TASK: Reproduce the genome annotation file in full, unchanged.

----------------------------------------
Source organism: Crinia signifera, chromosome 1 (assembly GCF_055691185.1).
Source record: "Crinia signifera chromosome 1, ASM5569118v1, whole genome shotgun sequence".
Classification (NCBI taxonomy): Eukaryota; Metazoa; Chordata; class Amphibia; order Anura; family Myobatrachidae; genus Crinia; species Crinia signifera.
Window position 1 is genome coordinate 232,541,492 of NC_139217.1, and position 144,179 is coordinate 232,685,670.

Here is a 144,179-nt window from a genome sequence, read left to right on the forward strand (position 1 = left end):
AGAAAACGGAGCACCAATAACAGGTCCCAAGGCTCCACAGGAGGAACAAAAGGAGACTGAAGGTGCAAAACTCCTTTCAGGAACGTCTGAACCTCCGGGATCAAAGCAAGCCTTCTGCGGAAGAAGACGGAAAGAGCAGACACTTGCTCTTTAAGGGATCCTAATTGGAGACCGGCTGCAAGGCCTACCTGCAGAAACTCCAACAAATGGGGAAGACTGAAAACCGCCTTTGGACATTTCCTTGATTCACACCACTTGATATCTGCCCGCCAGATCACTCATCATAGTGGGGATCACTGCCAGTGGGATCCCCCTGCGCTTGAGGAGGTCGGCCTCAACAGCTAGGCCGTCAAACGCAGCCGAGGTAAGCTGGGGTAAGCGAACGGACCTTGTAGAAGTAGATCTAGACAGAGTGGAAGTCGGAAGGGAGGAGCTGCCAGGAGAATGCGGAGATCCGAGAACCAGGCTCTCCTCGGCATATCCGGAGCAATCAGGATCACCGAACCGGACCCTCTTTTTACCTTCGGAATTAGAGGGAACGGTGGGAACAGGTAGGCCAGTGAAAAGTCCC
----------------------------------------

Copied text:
Source organism: Crinia signifera, chromosome 1 (assembly GCF_055691185.1).
Source record: "Crinia signifera chromosome 1, ASM5569118v1, whole genome shotgun sequence".
Classification (NCBI taxonomy): Eukaryota; Metazoa; Chordata; class Amphibia; order Anura; family Myobatrachidae; genus Crinia; species Crinia signifera.
Window position 1 is genome coordinate 232,541,492 of NC_139217.1, and position 144,179 is coordinate 232,685,670.

Here is a 144,179-nt window from a genome sequence, read left to right on the forward strand (position 1 = left end):
AGAAAACGGAGCACCAATAACAGGTCCCAAGGCTCCACAGGAGGAACAAAAGGAGACTGAAGGTGCAAAACTCCTTTCAGGAACGTCTGAACCTCCGGGATCAAAGCAAGCCTTCTGCGGAAGAAGACGGAAAGAGCAGACACTTGCTCTTTAAGGGATCCTAATTGGAGACCGGCTGCAAGGCCTACCTGCAGAAACTCCAACAAATGGGGAAGACTGAAAACCGCCTTTGGACATTTCCTTGATTCACACCACTTGATATCTGCCCGCCAGATCACTCATCATAGTGGGGATCACTGCCAGTGGGATCCCCCTGCGCTTGAGGAGGTCGGCCTCAACAGCTAGGCCGTCAAACGCAGCCGAGGTAAGCTGGGGTAAGCGAACGGACCTTGTAGAAGTAGATCTAGACAGAGTGGAAGTCGGAAGGGAGGAGCTGCCAGGAGAATGCGGAGATCCGAGAACCAGGCTCTCCTCGGCATATCCGGAGCAATCAGGATCACCGAACCGGACCCTCTTTTTACCTTCGGAATTAGAGGGAACGGTGGGAACAGGTAGGCCAGTGAAAAGTCCC